The United States Air Force dropped a massive GBU-43 bomb, also known as the “mother of all bombs,” in eastern Afghanistan on Thursday against a series of caves used by Islamic State militants, the military said.
It was the first time this type of bomb had been used in combat and was dropped from a MC-130 aircraft, Pentagon spokesman Adam Stump said.
The 21,000-pound bomb, first tested in 2003, is known as the Massive Ordinance Air Blast bomb, or MOAB. In military circles, the acronym is known better as the “Mother of All Bombs.”
CNN, which first reported the bomb’s use, said the MOAB bomb was selected because the area targeted was in an extremely remote portion of the country, meaning risk to civilians was minimal.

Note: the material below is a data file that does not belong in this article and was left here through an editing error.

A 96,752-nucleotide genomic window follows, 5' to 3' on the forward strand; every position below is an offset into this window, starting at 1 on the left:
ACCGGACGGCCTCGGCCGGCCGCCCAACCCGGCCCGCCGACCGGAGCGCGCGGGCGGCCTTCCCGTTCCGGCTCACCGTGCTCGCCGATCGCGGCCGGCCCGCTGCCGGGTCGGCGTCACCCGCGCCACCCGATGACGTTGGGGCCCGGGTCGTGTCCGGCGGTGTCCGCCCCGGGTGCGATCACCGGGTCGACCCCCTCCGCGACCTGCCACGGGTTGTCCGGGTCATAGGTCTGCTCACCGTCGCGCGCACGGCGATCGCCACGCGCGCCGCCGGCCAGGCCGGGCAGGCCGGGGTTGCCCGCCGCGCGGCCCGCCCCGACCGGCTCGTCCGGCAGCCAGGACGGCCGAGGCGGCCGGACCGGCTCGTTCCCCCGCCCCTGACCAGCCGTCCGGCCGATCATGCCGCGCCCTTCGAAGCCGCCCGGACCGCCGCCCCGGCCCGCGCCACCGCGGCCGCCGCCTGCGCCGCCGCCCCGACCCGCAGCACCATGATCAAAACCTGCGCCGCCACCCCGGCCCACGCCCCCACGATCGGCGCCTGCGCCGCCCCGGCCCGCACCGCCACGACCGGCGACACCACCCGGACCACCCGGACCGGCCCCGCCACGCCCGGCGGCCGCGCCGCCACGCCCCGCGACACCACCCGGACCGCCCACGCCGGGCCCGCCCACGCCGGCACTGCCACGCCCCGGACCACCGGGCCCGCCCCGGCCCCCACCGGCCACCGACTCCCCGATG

The sheer power of the blast would also be more effective in destroying underground tunnels carved out of the rocky terrain that other conventional bombs might not penetrate.
The MOAB is so heavy it is carried over the target by a C-130 cargo plane, then essentially shoved out the back when it’s ready to be deployed.
The target was in Nangarhar province, which borders Pakistan’s tribal area, a porous border that extremists have exploited in eluding coalition forces.
A U.S. Marine was killed in that province last week amid ongoing counter-terrorism activities.
So far, the extent of damage is not known.
General John Nicholson, the head of U.S. and international forces in Afghanistan, said :
“This is the right munition to reduce these obstacles and maintain the momentum of our offensive against ISIS-K,” Nicholson said in a statement.
It was not immediately clear how much damage the bomb did.